The Prodigal Son

Saint Cyril of Jerusalem

The Prodigal Son (Lk 15:11-32)

“‘Have I any pleasure in the death of the wicked?’ No, says the Lord, ‘I have no pleasure in the death of any one; so turn, and live’ (Ezek. 18:23, 32).” (Note 1)

“‘as far as the east is from the west, so far does he remove our transgressions from us. As a father pities his children,’ so God has had pity on us….” (Note 2)

“And he said, “There was a man who had two sons; and the younger of them said to his father, ‘Father, give me the share of property that falls to me.’ And he divided his living between them. Not many days later, the younger son gathered all he had and took his journey into a far country, and there he squandered his property in loose living. And when he had spent everything, a great famine arose in that country, and he began to be in want. So he went and joined himself to one of the citizens of that country, who sent him into his fields to feed swine. And he would gladly have fed on the pods that the swine ate; and no one gave him anything. But when he came to himself he said, ‘How many of my father’s hired servants have bread enough and to spare, but I perish here with hunger! I will arise and go to my father, and I will say to him, “Father, I have sinned against heaven and before you; I am no longer worthy to be called your son; treat me as one of your hired servants.”‘ And he arose and came to his father. But while he was yet at a distance, his father saw him and had compassion, and ran and embraced him and kissed him. And the son said to him, ‘Father, I have sinned against heaven and before you; I am no longer worthy to be called your son.’ But the father said to his servants, ‘Bring quickly the best robe, and put it on him; and put a ring on his hand, and shoes on his feet; and bring the fatted calf and kill it, and let us eat and make merry; for this my son was dead, and is alive again; he was lost, and is found.’ And they began to make merry.

“Now his elder son was in the field; and as he came and drew near to the house, he heard music and dancing. And he called one of the servants and asked what this meant. And he said to him, ‘Your brother has come, and your father has killed the fatted calf, because he has received him safe and sound.’ But he was angry and refused to go in. His father came out and entreated him, but he answered his father, ‘Lo, these many years I have served you, and I never disobeyed your command; yet you never gave me a kid, that I might make merry with my friends. But when this son of yours came, who has devoured your living with harlots, you killed for him the fatted calf!’ And he said to him, ‘Son, you are always with me, and all that is mine is yours. It was fitting to make merry and be glad, for this your brother was dead, and is alive; he was lost, and is found.’” (Luke 15:11-32 (RSV))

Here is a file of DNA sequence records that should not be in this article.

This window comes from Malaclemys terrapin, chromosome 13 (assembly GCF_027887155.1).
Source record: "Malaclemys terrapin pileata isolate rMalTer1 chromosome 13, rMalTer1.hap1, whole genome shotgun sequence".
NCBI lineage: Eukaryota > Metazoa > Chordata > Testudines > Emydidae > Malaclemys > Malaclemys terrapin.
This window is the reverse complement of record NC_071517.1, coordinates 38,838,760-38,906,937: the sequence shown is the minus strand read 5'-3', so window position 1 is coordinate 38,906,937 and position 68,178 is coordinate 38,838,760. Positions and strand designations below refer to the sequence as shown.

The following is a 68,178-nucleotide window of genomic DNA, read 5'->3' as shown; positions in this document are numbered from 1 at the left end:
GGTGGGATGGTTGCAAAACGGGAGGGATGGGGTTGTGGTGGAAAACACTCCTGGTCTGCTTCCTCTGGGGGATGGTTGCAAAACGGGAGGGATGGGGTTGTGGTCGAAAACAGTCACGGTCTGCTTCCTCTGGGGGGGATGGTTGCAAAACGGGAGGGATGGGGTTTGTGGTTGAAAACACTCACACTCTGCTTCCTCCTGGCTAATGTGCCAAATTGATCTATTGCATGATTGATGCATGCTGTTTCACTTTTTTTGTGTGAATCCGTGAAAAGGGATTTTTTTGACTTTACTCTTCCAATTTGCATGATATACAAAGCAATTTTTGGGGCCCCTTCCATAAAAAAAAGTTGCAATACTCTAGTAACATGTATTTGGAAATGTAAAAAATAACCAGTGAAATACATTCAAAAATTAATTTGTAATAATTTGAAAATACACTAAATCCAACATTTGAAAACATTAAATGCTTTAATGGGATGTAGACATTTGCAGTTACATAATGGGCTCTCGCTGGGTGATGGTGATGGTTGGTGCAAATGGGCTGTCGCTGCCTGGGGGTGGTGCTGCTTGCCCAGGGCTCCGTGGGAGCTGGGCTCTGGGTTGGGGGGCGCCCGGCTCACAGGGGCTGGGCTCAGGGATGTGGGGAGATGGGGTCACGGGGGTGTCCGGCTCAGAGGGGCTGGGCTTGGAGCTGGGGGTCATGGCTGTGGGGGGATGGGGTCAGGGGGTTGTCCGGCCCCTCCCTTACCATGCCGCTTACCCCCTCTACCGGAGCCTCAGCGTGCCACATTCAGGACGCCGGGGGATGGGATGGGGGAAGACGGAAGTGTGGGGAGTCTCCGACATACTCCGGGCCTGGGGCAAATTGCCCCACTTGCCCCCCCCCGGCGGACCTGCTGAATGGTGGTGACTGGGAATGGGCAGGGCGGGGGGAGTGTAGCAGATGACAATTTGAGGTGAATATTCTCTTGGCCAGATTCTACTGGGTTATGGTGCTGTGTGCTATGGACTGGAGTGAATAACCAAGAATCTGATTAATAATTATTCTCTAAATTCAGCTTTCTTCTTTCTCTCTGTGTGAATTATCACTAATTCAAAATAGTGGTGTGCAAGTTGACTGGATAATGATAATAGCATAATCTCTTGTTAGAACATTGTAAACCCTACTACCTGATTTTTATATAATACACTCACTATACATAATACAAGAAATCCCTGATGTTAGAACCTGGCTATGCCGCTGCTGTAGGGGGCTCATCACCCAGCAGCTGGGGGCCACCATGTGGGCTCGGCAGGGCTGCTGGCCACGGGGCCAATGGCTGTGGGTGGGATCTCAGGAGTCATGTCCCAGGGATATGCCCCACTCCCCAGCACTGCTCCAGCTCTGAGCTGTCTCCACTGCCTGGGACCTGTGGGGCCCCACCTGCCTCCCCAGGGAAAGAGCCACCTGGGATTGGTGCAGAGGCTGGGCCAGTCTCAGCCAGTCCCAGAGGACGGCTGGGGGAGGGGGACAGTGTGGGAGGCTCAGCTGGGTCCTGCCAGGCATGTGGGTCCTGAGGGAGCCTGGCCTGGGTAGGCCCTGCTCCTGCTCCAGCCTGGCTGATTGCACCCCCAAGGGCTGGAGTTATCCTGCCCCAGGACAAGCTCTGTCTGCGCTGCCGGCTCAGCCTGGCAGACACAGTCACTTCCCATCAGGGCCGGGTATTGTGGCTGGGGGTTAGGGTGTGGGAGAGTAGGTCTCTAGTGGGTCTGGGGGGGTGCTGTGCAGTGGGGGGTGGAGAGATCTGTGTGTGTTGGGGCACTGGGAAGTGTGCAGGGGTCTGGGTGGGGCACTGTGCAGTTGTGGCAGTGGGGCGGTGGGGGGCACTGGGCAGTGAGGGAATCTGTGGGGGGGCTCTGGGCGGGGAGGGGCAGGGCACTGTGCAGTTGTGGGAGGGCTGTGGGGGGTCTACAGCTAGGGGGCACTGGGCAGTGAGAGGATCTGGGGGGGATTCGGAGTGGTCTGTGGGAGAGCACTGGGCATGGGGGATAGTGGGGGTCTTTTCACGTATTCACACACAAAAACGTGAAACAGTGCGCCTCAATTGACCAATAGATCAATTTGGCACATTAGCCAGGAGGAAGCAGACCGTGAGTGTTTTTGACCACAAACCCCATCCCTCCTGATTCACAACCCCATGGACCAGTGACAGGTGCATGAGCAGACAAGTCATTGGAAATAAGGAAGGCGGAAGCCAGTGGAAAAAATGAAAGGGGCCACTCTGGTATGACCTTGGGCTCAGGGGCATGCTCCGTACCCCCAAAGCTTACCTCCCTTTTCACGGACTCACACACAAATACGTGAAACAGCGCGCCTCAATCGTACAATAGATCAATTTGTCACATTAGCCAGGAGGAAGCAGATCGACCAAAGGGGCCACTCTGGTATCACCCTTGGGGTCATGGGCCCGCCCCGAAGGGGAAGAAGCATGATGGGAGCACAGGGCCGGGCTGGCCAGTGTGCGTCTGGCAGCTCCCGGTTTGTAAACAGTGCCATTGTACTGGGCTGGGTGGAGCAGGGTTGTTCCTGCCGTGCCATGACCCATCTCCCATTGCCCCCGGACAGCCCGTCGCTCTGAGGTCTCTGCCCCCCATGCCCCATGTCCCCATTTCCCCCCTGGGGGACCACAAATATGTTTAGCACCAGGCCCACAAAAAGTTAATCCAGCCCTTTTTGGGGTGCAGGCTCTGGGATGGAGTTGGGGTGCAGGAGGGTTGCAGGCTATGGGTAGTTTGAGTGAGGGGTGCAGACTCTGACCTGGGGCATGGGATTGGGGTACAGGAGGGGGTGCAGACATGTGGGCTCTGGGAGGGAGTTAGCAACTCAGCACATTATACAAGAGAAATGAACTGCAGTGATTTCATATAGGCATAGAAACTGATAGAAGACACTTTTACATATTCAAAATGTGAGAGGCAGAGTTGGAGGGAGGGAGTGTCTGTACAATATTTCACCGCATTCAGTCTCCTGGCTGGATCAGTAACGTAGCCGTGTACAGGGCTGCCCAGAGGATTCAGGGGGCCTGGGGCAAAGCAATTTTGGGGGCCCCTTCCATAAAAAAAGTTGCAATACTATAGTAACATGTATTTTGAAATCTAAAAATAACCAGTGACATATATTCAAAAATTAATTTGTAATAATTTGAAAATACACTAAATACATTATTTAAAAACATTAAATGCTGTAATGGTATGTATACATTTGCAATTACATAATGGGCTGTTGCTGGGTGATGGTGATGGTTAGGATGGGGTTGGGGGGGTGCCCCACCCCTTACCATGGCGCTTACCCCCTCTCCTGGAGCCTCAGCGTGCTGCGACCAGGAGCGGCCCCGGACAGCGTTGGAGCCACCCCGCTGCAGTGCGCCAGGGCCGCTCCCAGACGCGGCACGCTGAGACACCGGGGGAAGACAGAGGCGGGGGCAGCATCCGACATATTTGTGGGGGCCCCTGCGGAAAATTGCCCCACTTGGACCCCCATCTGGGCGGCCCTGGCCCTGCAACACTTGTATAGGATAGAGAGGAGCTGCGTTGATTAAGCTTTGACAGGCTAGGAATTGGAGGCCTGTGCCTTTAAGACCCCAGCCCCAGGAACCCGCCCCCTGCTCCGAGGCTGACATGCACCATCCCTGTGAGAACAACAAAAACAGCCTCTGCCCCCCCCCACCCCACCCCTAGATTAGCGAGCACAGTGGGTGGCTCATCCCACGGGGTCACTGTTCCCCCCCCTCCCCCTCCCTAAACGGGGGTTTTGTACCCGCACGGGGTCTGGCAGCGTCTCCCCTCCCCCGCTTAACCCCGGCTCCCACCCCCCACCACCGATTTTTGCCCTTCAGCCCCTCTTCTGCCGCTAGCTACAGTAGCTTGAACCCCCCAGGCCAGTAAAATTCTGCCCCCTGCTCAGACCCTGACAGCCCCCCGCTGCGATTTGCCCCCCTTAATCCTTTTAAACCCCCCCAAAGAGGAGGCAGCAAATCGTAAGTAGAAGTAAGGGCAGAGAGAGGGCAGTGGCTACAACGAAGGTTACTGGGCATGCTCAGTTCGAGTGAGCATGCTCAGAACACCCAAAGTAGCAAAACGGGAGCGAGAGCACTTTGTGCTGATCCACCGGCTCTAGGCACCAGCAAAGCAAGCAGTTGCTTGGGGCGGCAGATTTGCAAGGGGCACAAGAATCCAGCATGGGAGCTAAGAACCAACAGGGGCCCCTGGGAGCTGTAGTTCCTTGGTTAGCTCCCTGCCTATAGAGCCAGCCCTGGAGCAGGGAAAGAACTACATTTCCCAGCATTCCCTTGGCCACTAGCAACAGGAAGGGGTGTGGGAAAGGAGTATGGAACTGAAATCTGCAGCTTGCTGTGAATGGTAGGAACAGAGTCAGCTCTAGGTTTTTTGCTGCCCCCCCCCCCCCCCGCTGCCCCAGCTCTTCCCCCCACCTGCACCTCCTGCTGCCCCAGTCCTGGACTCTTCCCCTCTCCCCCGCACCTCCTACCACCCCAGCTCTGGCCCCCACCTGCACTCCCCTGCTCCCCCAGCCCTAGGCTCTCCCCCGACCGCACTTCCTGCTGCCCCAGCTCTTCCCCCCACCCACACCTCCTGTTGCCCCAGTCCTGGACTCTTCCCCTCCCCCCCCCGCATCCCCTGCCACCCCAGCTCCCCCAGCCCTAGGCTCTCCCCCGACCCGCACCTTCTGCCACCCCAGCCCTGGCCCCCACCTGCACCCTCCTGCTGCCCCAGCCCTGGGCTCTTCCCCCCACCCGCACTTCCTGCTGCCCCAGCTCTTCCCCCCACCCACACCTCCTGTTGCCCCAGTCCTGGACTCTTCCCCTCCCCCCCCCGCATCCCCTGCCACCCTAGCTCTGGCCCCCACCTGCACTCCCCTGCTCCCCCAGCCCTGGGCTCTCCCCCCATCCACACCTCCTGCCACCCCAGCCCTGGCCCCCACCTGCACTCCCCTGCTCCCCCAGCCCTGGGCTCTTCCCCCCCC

Today’s readings and meditations are on the “Prodigal Son”.  I’ve always found this parable interesting because I always felt pity for the faithful brother who saw his brother live in sin, squander everything, come crawling back to be met with open arms and a feast and celebration.  It always made me want to say, “What the…?!”  I’m sure that’s what the faithful brother was saying/thinking.  He did everything right, and here his his brother, who squandered everything and did everything wrong — yet his father threw a lavish feast for him — seriously?!?!

As much as we want to question it, this is a story of grace and God’s love, mercy and forgiveness.  We can be — are, actually — awful people.  We sin everyday, some more than others, but we all sin, nonetheless.  Even with God’s grace we sin.  But, we overcome that sin, revive mercy and forgiveness for that sin when we cooperate with God’s grace by acknowledging our sins, confessing them and being truly repentant.  We are the prodigal son who returns every time we go to confession.  And God is the Father who throws a celebration with a feast to welcome us back into his loving arms.  We always try to be the faithful brother, but we always fail — but we are always welcomed back — the’s the Old Testament reading for today, “He will again have compassion upon us, he will tread our iniquities under foot.  Thou wilt cast all our sins into the depths of the sea.”  (Micah 7:19 (RSV))  Thank God for his mercy.



1.  Jacques-Benigne Bossuet, Meditations for Lent, trans. Christopher O. Blum (Manchester, NH: Sophia Institute Press, 2013), 71.

2.  Bossuet, Meditations, 72.


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